Low unemployment creates worker shortage for area businesses

By  | 

OSHKOSH, Wis. (WBAY)- Wisconsin's unemployment rate is the lowest it's been in nearly two decades.

The State Department of Workforce Development reported Thursday the unemployment rate last month was just 3.2 percent. That's the lowest since February of 2000.

The report shows that state added 7,500 private sector jobs between March and April this year.

That low unemployment rate is great for job seekers but not necessarily for businesses looking to hire. Right now a lot of businesses in our area are struggling to find enough help.

At Ardy and Ed's Drive-In in Oshkosh the low unemployment rate is having a noticeable effect, according to co-owner Steve Davis who says recruiting workers hasn't been easy.

"What really made me know that there's something different is like this time of the year right now we used to get people coming in like crazy that were just out of college and stuff looking for summer jobs, and they're just not coming," said Davis.

That's led Davis to make a tough decision to close the restaurant on Mondays and reduce hours the other six days by closing at 9 pm, instead of 10 pm.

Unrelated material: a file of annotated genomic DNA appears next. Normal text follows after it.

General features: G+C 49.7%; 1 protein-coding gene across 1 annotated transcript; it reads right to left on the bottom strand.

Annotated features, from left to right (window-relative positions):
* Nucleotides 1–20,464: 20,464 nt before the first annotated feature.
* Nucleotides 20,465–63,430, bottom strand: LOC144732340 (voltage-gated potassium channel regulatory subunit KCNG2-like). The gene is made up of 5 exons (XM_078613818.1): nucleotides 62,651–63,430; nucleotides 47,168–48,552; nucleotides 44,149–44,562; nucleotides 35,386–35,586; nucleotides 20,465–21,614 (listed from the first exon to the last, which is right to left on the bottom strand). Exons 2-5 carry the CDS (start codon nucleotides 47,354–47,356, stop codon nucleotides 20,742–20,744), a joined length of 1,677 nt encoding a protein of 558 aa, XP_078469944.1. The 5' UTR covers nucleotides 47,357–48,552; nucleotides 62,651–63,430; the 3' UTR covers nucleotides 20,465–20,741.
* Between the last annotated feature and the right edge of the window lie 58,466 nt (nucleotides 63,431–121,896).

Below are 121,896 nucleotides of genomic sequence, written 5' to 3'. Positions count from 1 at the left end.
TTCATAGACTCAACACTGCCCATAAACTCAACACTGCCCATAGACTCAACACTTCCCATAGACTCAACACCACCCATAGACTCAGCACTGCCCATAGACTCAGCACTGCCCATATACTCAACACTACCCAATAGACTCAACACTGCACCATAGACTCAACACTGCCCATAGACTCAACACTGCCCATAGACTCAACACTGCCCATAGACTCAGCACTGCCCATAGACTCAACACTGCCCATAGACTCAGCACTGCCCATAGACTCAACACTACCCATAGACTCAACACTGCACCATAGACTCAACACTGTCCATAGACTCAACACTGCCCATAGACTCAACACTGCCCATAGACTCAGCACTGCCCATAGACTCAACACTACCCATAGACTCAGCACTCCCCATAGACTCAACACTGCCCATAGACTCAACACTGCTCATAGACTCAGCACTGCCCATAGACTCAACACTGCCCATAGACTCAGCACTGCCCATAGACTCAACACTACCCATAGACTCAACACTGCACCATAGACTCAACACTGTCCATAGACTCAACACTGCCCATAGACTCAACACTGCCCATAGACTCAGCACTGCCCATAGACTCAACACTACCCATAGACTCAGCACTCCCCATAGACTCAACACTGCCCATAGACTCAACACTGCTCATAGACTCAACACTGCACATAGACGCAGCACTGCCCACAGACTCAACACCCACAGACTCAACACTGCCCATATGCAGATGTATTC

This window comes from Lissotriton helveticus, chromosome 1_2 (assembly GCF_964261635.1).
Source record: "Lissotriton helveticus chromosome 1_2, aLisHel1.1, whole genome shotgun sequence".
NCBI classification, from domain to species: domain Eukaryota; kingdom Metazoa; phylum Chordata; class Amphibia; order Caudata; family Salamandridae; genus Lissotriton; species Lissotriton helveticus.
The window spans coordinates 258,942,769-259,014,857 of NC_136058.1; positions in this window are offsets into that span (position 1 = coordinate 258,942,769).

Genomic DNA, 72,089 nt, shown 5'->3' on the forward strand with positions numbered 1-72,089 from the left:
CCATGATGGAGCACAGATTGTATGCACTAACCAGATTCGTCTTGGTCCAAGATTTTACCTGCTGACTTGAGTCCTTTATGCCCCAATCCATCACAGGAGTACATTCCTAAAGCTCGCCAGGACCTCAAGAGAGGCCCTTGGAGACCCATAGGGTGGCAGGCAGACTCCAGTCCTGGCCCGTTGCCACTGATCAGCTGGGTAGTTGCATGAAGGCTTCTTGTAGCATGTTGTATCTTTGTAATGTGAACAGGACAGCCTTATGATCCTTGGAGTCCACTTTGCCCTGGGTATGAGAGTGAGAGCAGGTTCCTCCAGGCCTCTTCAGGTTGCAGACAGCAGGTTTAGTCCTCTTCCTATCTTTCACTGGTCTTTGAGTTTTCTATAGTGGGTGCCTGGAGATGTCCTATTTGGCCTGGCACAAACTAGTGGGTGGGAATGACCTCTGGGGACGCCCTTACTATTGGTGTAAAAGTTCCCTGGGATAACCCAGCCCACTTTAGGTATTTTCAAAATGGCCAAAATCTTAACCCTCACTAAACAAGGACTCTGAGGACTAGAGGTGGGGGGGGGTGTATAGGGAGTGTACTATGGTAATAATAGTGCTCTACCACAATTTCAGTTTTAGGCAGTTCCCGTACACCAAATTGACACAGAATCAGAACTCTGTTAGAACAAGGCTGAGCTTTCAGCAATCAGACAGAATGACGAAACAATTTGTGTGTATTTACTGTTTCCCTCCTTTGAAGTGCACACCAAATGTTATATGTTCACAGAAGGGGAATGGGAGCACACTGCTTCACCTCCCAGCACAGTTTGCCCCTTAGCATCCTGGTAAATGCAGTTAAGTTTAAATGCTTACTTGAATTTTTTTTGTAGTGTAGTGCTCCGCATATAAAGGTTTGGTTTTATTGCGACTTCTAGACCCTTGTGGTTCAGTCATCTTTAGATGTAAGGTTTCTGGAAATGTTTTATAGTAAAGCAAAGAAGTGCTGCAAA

It's the type of problem a lot businesses right now are dealing with.

Chanda Anderson, who owns the Caramel Crisp & Café in Oshkosh, said, "I've always been kind of lucky but there are times you know kitchen staff and such where it's really hard to fill those positions, and you might have an opening for months, whereas it use to be three days before you would get a good application."

Anthony Snyder is the CEO of the Fox Valley Workforce Development Board. He added, "There's also highly skilled technical jobs available, too. Jobs in welding, jobs in manufacturing, jobs in warehouses, jobs driving forklifts."

Snyder says it's not just restaurants struggling to hire. A large number of skilled positions are also going unfilled.

"In our counties that we represent, there's about a thousand open jobs right now that need to be filled," said Snyder.

As a result, a number of places are now going to the extra mile to attract workers who might not otherwise take notice.

Davis said, "We've done more different types of advertising and spent more on stuff than we've spent ever, and you just don't see people walk in the door."



 
We welcome comments and civil discussions. powered by Disqus